I took this this morning when I went down to re-stock - they told me that prices are going to rise a lot with the next batch due to the increasing cost of wheat.

Mapledurham WatermillMapledurham Watermill

 

Apiarius's picture
Apiarius

Thanks Paul

raisdbywolvz's picture
raisdbywolvz

Note to self... Move to England.

How beautiful everything is there, Apiarius! Thanks for posting all those pictures. I hope you get the oven fired up. Of course, you'll have to tell us all about it! :)

 

Rosalie's picture
Rosalie

I'm not deluded that what you have is automatically better than what we have.  But the insights are appreciated.

BTW, your photos are great.  The people at the mill should have had you to photograph it for the web site.  You really know how to frame.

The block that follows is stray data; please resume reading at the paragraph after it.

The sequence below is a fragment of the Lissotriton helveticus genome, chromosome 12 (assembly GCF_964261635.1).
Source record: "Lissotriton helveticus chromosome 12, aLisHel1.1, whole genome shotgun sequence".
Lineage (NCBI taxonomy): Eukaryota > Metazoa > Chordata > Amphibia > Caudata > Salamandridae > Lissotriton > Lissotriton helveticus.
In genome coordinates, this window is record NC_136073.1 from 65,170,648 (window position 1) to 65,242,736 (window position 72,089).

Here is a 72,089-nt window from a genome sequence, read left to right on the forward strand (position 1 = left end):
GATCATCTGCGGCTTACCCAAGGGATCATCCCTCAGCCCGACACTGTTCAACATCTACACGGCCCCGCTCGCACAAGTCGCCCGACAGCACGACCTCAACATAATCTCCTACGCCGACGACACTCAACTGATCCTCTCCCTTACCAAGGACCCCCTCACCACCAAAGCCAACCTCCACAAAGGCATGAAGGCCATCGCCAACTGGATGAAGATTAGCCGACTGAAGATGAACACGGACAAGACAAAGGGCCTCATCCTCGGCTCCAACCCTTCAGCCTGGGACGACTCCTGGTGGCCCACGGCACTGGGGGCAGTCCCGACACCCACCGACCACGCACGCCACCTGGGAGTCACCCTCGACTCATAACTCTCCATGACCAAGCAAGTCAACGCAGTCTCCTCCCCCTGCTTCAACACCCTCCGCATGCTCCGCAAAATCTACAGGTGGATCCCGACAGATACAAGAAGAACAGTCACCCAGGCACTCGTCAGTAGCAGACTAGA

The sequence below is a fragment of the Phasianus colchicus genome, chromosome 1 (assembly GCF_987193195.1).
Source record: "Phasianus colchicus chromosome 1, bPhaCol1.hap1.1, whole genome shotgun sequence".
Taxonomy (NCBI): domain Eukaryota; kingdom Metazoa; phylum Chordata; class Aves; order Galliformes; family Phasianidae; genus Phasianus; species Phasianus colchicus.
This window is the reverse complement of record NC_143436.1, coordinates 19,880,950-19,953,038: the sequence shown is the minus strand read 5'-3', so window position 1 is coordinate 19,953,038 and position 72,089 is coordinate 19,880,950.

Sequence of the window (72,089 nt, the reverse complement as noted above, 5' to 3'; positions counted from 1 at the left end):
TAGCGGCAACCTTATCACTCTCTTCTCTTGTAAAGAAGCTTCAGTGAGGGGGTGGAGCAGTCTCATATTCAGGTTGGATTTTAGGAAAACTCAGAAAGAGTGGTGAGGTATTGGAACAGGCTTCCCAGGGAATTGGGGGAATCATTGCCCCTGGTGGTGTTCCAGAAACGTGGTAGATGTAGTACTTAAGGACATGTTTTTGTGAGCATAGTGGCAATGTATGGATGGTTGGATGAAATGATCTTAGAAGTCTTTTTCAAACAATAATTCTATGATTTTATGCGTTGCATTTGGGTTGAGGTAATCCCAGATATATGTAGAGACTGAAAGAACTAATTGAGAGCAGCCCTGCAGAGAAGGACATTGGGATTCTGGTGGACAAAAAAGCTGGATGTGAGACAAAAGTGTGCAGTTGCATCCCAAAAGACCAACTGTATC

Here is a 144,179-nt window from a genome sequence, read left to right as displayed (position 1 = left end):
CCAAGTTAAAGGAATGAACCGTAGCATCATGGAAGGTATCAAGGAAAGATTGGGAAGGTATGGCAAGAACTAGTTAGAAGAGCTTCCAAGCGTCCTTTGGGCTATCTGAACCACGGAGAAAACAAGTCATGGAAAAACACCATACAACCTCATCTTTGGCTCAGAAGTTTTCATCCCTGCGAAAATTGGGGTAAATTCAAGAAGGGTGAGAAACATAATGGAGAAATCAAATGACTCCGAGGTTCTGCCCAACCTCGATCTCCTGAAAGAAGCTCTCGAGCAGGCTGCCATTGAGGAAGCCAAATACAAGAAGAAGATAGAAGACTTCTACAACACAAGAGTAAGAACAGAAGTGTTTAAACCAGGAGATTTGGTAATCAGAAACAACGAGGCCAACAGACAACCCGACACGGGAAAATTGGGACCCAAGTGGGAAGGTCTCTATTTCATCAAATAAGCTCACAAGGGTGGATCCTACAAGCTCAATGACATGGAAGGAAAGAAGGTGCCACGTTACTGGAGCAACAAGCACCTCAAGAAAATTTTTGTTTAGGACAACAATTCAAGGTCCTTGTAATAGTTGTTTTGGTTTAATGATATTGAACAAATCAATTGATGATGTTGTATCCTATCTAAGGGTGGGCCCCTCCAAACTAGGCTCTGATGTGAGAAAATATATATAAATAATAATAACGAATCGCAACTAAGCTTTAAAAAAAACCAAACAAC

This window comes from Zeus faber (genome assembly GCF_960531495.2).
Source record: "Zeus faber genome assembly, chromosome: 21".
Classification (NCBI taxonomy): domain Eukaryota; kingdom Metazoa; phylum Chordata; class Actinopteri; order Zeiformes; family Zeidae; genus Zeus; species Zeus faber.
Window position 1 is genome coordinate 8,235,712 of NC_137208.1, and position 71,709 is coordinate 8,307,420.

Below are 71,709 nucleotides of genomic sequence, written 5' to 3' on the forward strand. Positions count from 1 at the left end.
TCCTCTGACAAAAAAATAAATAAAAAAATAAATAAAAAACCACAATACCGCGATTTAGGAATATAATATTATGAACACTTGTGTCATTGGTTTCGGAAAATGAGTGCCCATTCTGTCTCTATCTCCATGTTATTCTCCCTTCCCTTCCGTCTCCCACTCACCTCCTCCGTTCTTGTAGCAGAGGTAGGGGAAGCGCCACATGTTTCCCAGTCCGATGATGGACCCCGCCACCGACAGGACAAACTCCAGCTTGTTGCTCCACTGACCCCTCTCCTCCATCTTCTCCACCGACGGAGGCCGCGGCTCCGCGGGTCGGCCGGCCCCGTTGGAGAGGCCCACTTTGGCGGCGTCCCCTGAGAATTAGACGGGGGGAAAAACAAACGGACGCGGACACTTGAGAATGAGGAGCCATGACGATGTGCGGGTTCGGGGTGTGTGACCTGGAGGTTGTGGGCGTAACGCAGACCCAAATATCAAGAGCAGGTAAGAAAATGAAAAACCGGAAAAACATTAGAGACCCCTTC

I hope you'll share with us your baking experiences.  Let us know what you do with the oven and how it works.

And grain prices are going up all over.

Rosalie

KipperCat's picture
KipperCat

What a lovely house and mill.  It's nice to hear that there is still an operating mill on the Thames, though I can't help but ask if there is still a Mill on the Floss?

Somewhere on this site, there is a post by a women familiar with baking in that type of oven - though not quite as old, it's in New England.  She does historical re-enactments. Most of her discussion is on baking in a dutch oven, but she did mention the bread oven as well.  I couldn't find it with a quick look; maybe someone else will remember it.

Paddyscake's picture
Paddyscake